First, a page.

Malawi is a small country surrounding a very large lake – called Lake Nyasa by Mozambicans but Lake Malawi by most everyone else. You remember the lake’s size by thinking of a calendar: 365 miles long and 52 miles wide. It is chock full of fish – some of which are delicious and some that are beautiful and normally seen in a fresh-water aquarium. You can swim with the latter at Cape Maclear in the south near Monkey Bay, where there is a marine sanctuary, but also up the coast at least as far as Nkhata Bay.

Malawi’s landscape is often dramatic as it sits at the south end of the Rift Valley. It is mostly at altitude and relatively cool and dry: the capital, Lilongwe, for instance, is at 4000 feet. The lowest and hottest part of the country is south of Blantyre, where the Shire river flows over the escarpment and toward the Zambezi. Down there Majete and Lengwe game parks offer good accommodation, and an opportunity to visit Elephant Marsh, where David Livingstone once sat and counted thousands of elephant in a single day. Liwonde National Park on the upper Shire, just south of the lake, offers water safaris (game viewing by boat) as well as fine accommodation like Mvuu Wilderness Lodge & Camp.

If you want to hike and climb there are three options of note: Mt Mulanje, surrounded by verdant tea estates and located on Malawi’s south-eastern border with Mozambique. On a clear day, you can see Zomba mountain to the west.  On top of Zomba plateau is a fine hotel and nestled at its base is Zomba town, the colonial capital with its red-brick university and old state house. Further north is Dedza mountain, between Malawi’s western border (with Mozambique) and the lake. A small town with a famous pottery (and small restaurant) makes Dedza a pleasant stop when driving the 4 or 5 hours between the commercial capital, Blantyre, and Lilongwe. Follow the M-1 north from the capital and it’s easy to reach Mzuzu – again, in the hills with tree plantations nearby – and Rumphi, which is the gateway to Nyika plateau, often compared favorably with Scotland.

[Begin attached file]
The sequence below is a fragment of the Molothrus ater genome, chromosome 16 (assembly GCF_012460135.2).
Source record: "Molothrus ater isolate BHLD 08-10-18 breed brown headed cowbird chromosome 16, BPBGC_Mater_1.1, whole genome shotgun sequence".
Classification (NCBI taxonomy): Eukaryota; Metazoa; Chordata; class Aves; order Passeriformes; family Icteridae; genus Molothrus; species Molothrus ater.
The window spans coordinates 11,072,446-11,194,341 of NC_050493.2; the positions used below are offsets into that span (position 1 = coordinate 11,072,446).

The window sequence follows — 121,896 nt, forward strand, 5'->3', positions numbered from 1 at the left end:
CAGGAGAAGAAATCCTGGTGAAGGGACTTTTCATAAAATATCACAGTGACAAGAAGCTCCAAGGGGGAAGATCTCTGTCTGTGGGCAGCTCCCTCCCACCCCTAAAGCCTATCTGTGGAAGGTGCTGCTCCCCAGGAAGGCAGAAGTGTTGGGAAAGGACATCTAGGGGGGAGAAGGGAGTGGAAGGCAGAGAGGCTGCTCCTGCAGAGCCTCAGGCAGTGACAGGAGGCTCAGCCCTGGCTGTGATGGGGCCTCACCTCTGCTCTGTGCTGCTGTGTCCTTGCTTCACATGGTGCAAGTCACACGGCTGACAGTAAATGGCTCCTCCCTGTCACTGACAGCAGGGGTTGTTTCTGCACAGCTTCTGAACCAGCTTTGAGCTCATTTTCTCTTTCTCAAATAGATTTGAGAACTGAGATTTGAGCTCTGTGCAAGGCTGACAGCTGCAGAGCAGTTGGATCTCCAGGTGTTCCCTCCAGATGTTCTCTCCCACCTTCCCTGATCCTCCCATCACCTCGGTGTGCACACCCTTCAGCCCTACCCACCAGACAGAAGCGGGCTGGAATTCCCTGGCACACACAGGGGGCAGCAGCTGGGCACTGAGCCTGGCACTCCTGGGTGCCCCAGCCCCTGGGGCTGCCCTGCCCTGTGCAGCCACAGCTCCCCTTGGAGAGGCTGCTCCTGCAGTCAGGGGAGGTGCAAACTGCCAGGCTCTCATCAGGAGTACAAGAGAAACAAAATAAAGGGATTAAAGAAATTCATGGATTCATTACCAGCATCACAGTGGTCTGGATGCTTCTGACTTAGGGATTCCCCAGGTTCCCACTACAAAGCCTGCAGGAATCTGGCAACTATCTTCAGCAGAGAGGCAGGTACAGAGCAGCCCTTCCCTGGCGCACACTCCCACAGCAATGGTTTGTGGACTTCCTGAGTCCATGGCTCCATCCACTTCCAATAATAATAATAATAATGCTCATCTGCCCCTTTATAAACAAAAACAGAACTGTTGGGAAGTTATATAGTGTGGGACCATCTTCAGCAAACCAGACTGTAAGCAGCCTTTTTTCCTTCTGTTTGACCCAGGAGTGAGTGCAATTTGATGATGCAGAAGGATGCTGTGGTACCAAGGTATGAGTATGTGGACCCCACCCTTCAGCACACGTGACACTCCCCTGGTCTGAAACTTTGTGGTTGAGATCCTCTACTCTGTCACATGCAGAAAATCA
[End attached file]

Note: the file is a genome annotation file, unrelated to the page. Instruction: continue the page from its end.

Turning east from Mzuzu is the old road through the rolling green hills down the lake at Nkhata Bay. Hanging there off the cliffs above the lake are a number of small B&Bs, and just south of there is beautiful Chinteche beach and lodging. You can abandon your car altogether, and choose instead to tour Malawi by steamer, as several boats with lodging regularly ply the lake delivering passengers and goods to various ports up and down the country.


Lake Malawi Dugout Canoe


The hot summer rainfall season in Malawi runs from November to April, so the best time to visit would be during the drier winter months of early May to late October. Temperatures can get uncomfortably hot during the mid-summer months of January and February. This is also when it rains the most, blocking access to many roads and national parks. This wet and hot weather makes it the highest risk time period for Malaria.